Young Anthony Wayne came quite naturally by any leaning toward military dreaming; his grandfather had been a soldier and his father had fought in the campaigns against the Indians in Western Pennsylvania and the borders of what is now Tennessee. It was in 1722 that Anthony Wayne, the grandfather of our hero, had moved from Ireland to Chester, Pennsylvania. He was a man of great independence of character, as evidenced by the fact that he had left behind him a very good country estate in County Wicklow, because he did not like the way the Irish peasantry had been treated after the defeat of the forces of fling James the Second by those of King William. With this military emigrant came his wife and four sons. Three of the sons settled quite close to one another on the Pennsylvania uplands, where their father was the owner of sixteen hundred acres. The site of the old homestead is now the site of Waynesboro that has perpetuated the family name, but it is by no means the only place where it is to be found on the map. His youngest son, Isaac, possessed more of his father's character than the others, who seemed content to take up the quiet life of farmers or the sedentary occupation of a schoolmaster, which was followed by Gilbert. When the elder Anthony died he divided his estate among the three sons that survived him, and to Isaac fell the best of the farms. Isaac had married the daughter of Richard Iddings, who was also a wealthy land owner in the same county of Chester. Elizabeth Wayne was a woman of remarkable character.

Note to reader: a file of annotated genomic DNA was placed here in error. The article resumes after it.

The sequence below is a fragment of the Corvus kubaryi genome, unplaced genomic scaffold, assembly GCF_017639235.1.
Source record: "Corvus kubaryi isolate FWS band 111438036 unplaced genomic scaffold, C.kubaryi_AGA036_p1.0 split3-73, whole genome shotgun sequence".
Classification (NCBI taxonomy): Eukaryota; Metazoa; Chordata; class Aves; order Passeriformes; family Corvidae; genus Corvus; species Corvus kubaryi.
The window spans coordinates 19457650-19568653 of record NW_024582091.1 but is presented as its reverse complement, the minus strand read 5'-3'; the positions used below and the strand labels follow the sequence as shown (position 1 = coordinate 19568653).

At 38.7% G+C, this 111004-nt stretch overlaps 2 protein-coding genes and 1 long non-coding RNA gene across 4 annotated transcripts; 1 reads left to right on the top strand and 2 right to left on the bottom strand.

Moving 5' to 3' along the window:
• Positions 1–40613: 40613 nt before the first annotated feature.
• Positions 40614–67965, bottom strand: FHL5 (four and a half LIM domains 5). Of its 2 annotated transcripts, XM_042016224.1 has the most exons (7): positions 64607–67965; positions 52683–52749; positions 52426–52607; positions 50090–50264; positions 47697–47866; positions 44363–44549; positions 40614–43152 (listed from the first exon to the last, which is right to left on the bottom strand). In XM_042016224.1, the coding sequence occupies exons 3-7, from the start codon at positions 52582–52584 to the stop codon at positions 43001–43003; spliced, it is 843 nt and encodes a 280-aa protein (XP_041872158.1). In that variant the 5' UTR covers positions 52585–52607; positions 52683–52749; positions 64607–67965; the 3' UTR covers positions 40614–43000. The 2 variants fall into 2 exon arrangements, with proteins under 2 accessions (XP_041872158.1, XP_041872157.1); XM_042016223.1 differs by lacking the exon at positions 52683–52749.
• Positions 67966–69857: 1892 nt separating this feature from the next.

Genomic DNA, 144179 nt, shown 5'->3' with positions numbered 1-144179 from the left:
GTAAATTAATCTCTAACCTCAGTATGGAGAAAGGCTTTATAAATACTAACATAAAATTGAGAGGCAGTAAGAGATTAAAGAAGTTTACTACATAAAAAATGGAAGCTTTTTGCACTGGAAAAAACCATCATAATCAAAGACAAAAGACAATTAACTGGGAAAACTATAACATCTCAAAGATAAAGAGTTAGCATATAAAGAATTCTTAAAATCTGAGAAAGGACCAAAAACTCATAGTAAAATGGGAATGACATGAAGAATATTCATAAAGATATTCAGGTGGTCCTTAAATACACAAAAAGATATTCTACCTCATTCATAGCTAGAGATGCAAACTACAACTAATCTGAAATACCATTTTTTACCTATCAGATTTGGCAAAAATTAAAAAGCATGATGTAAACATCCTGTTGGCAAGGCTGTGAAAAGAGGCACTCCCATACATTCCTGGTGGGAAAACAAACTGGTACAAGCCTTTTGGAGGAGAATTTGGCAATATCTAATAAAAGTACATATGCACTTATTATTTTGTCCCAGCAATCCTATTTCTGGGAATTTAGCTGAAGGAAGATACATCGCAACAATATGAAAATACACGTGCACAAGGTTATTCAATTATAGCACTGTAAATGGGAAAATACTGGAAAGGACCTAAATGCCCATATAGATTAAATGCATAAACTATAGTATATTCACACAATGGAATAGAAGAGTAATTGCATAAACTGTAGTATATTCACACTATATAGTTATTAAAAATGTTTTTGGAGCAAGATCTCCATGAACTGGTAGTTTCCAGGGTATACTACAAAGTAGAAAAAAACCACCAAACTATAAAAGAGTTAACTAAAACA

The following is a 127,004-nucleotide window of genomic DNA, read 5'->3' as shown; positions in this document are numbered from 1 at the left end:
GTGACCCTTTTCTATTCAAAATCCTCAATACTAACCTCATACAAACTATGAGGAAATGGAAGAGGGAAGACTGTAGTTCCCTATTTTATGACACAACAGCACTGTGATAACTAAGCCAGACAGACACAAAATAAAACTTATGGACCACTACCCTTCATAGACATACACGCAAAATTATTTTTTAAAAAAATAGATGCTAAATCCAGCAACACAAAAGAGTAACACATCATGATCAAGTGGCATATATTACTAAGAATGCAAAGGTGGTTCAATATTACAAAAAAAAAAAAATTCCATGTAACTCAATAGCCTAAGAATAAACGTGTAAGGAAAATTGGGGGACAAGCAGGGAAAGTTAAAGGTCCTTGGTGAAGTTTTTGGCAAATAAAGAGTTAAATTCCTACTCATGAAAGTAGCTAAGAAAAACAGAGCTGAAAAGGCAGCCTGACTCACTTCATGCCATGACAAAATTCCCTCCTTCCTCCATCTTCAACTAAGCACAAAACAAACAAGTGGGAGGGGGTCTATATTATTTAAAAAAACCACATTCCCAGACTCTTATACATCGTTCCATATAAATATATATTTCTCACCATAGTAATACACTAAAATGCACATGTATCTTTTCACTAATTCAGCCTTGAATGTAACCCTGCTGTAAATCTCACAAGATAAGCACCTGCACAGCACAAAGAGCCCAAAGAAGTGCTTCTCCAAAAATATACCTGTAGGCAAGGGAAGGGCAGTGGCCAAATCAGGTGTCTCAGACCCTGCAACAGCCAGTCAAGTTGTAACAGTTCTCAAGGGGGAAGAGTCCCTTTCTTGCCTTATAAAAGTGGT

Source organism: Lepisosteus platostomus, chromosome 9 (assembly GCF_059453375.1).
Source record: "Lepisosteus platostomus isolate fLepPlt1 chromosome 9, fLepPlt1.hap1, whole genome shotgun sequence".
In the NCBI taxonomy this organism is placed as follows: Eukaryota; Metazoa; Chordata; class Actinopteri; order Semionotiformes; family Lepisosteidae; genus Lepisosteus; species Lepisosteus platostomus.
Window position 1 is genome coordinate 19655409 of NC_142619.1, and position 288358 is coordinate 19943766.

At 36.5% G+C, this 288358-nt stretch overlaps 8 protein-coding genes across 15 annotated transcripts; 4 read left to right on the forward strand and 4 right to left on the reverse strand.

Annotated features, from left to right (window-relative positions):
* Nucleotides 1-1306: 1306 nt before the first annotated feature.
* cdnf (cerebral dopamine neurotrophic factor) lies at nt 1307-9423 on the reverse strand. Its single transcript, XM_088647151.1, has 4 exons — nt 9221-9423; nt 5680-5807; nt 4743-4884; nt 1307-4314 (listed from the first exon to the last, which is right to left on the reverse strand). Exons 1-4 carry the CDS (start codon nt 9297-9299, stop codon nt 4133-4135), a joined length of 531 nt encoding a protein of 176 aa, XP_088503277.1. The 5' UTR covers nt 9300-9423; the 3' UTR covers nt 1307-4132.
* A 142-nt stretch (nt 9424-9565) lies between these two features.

Having flans introduced the younger' Anthony's forebears, let us take up his life at the very interesting period when he began to develop individualities of his own. There were many of the neighbors' sons who also went to school at "Uncle Gilbert's" and many of these scholars were to he closely associated in the stirring and troublous times in the wars that were to come.

A short time, perhaps it might have been only a week or so, after his father had found his school books in the lane, Anthony, known to his comrades outside of school hours as "Sha-bo-na"—the Gray Fox—and the best shot with a hickory bow of all the tribes that he himself had organized, sat on a stool in the corner of the schoolhouse, looking as little like an Indian chief as any small boy could look. Instead of the crown of feathers on his head he had a conical ornament made of ordinary brown paper, on which was printed very legibly, in his Uncle Gilbert's back hand, the word, "Dunce." But if the position was ignominious it cannot be said that Anthony's demeanor was in the least humble. From under the edge of the tight-fitting paper rim he surveyed his schoolmates with a look of defiance, if not of open challenge.